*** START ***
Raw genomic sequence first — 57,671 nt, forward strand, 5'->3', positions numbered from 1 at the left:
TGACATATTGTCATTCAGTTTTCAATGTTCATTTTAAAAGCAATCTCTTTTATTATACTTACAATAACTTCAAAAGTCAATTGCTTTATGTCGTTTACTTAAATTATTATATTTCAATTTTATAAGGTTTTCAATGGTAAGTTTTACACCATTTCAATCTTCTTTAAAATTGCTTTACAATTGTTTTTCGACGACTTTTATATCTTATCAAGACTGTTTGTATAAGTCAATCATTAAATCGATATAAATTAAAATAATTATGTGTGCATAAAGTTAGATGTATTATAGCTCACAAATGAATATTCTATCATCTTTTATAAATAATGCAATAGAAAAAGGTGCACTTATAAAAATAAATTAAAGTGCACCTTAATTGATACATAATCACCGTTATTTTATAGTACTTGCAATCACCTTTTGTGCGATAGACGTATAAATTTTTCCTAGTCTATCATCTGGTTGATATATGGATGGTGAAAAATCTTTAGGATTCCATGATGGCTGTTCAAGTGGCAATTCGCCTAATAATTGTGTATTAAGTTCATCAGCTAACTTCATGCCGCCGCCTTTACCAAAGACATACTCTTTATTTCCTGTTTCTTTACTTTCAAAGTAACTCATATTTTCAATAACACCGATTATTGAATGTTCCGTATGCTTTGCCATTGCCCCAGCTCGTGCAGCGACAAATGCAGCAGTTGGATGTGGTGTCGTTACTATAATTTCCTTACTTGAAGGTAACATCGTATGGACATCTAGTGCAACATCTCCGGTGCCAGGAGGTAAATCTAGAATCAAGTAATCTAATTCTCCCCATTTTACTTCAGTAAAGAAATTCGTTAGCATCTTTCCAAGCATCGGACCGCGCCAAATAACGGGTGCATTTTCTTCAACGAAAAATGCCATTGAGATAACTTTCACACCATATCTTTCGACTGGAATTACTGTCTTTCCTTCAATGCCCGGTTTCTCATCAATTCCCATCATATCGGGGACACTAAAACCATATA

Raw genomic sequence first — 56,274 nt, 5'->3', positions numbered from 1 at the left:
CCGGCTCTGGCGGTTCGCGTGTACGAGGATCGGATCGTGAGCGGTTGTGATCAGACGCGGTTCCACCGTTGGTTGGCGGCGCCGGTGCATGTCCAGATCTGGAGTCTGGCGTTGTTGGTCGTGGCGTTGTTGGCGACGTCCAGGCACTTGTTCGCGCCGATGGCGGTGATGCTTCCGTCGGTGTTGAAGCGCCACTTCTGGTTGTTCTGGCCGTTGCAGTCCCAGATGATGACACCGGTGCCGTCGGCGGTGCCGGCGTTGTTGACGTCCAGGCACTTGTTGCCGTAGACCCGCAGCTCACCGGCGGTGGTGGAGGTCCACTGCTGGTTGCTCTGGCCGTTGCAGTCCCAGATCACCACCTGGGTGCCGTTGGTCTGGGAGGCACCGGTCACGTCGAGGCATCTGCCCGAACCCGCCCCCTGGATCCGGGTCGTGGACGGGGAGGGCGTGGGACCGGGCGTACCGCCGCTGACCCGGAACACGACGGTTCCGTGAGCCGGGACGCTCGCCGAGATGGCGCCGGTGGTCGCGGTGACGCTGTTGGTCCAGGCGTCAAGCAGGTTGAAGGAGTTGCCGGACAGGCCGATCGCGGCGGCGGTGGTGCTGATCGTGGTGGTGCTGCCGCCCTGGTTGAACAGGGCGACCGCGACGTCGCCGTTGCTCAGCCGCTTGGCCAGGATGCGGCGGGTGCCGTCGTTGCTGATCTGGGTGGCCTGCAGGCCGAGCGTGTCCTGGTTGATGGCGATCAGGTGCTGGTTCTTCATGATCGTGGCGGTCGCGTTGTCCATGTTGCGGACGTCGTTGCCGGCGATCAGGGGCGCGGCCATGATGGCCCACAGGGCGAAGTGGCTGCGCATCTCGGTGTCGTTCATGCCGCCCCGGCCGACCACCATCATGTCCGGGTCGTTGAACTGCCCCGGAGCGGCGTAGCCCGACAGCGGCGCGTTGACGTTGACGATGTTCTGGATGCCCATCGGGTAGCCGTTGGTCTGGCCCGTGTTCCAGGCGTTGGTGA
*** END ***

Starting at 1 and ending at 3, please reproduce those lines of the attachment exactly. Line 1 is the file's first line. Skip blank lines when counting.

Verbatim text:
Raw genomic sequence first — 57,671 nt, forward strand, 5'->3', positions numbered from 1 at the left:
TGACATATTGTCATTCAGTTTTCAATGTTCATTTTAAAAGCAATCTCTTTTATTATACTTACAATAACTTCAAAAGTCAATTGCTTTATGTCGTTTACTTAAATTATTATATTTCAATTTTATAAGGTTTTCAATGGTAAGTTTTACACCATTTCAATCTTCTTTAAAATTGCTTTACAATTGTTTTTCGACGACTTTTATATCTTATCAAGACTGTTTGTATAAGTCAATCATTAAATCGATATAAATTAAAATAATTATGTGTGCATAAAGTTAGATGTATTATAGCTCACAAATGAATATTCTATCATCTTTTATAAATAATGCAATAGAAAAAGGTGCACTTATAAAAATAAATTAAAGTGCACCTTAATTGATACATAATCACCGTTATTTTATAGTACTTGCAATCACCTTTTGTGCGATAGACGTATAAATTTTTCCTAGTCTATCATCTGGTTGATATATGGATGGTGAAAAATCTTTAGGATTCCATGATGGCTGTTCAAGTGGCAATTCGCCTAATAATTGTGTATTAAGTTCATCAGCTAACTTCATGCCGCCGCCTTTACCAAAGACATACTCTTTATTTCCTGTTTCTTTACTTTCAAAGTAACTCATATTTTCAATAACACCGATTATTGAATGTTCCGTATGCTTTGCCATTGCCCCAGCTCGTGCAGCGACAAATGCAGCAGTTGGATGTGGTGTCGTTACTATAATTTCCTTACTTGAAGGTAACATCGTATGGACATCTAGTGCAACATCTCCGGTGCCAGGAGGTAAATCTAGAATCAAGTAATCTAATTCTCCCCATTTTACTTCAGTAAAGAAATTCGTTAGCATCTTTCCAAGCATCGGACCGCGCCAAATAACGGGTGCATTTTCTTCAACGAAAAATGCCATTGAGATAACTTTCACACCATATCTTTCGACTGGAATTACTGTCTTTCCTTCAATGCCCGGTTTCTCATCAATTCCCATCATATCGGGGACACTAAAACCATATA

Raw genomic sequence first — 56,274 nt, 5'->3', positions numbered from 1 at the left: